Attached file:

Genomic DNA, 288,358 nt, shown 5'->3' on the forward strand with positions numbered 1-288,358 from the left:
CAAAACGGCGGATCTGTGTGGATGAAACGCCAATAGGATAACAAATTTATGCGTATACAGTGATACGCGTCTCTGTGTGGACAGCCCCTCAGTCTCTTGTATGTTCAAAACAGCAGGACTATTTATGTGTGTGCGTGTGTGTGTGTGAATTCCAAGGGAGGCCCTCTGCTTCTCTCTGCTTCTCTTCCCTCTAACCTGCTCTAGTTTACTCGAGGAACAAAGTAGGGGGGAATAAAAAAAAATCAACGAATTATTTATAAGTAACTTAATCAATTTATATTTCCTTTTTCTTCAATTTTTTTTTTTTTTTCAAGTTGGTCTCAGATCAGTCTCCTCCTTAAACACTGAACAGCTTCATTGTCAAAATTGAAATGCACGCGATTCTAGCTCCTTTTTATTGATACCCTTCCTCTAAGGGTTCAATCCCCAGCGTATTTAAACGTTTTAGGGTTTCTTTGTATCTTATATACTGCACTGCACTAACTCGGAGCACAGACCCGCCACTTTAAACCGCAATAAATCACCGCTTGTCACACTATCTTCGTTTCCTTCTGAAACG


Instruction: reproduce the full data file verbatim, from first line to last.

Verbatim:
Genomic DNA, 288,358 nt, shown 5'->3' on the forward strand with positions numbered 1-288,358 from the left:
CAAAACGGCGGATCTGTGTGGATGAAACGCCAATAGGATAACAAATTTATGCGTATACAGTGATACGCGTCTCTGTGTGGACAGCCCCTCAGTCTCTTGTATGTTCAAAACAGCAGGACTATTTATGTGTGTGCGTGTGTGTGTGTGAATTCCAAGGGAGGCCCTCTGCTTCTCTCTGCTTCTCTTCCCTCTAACCTGCTCTAGTTTACTCGAGGAACAAAGTAGGGGGGAATAAAAAAAAATCAACGAATTATTTATAAGTAACTTAATCAATTTATATTTCCTTTTTCTTCAATTTTTTTTTTTTTTTCAAGTTGGTCTCAGATCAGTCTCCTCCTTAAACACTGAACAGCTTCATTGTCAAAATTGAAATGCACGCGATTCTAGCTCCTTTTTATTGATACCCTTCCTCTAAGGGTTCAATCCCCAGCGTATTTAAACGTTTTAGGGTTTCTTTGTATCTTATATACTGCACTGCACTAACTCGGAGCACAGACCCGCCACTTTAAACCGCAATAAATCACCGCTTGTCACACTATCTTCGTTTCCTTCTGAAACG